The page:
Casey O'Roarty 13:39
and I love how you put all of that. I mean, I definitely I have a daughter and I have a son and my daughter is she's 20 You know, she's kind of like a armchair feminist will say she's still developing, but she's loud about it, but not super, like, there hasn't been a lot of study. And so she really gets on her brother's case. And it's like a small little micro reflection of a lot of what's happening, you know, like, the pain of one gender really, like being just kind of spat at the other. And then, you know, I'm watching this dynamic happen. And really, I want my son to be able to understand where his sister's coming from, but it's hard to get there and their siblings, but when there's this, like the delivery is so you know, painful. And so anyway, like, it's a really interesting time to be raising a son, let alone a big, white privileged, you know, in so many ways, son so anyway, that's kind of a rabbit hole that we don't need to go down. But, you know, I just really appreciate how you're talking about, you know, healthy masculinity. So, healthy masculinity, one is paying attention to our inner landscape and what's happening internally, which I think is so useful. And so many of I mean, it's like work for all of us, right? And recognizing impact, I think is such a key piece to this too. And I have a lot of clients that are definitely struggling with their relationships with their teen boys. And I wonder if it's, you know, so I can hear in the space like, oh, well, boys don't really open up that much. Or if this is a boy thing, and I don't buy that, and temperament also matters. So what do you see in your work and the dynamic between parents and their teen boys? That could use some reframing or some tweaking? Yeah,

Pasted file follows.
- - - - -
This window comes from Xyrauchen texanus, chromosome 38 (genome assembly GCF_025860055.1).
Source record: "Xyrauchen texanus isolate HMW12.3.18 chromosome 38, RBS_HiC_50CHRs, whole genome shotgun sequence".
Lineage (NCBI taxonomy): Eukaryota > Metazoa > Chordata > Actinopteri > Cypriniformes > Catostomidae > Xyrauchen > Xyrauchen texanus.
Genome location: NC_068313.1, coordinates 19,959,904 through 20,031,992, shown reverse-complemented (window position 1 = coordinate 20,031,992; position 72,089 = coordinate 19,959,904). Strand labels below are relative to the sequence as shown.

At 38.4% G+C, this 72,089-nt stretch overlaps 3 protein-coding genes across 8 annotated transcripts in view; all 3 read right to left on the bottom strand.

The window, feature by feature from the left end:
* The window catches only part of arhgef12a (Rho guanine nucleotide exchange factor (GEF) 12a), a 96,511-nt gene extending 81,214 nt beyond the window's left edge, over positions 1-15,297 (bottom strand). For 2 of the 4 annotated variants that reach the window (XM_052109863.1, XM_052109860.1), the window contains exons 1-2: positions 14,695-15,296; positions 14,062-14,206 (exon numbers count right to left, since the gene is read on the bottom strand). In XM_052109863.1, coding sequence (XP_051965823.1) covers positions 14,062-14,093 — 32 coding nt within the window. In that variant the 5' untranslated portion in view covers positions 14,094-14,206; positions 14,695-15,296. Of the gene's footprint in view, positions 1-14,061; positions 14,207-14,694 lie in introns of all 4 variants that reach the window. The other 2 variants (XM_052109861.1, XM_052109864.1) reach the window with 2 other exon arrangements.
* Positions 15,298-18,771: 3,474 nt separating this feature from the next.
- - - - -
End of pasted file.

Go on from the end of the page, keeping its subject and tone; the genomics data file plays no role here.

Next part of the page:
Luke Entrup 15:37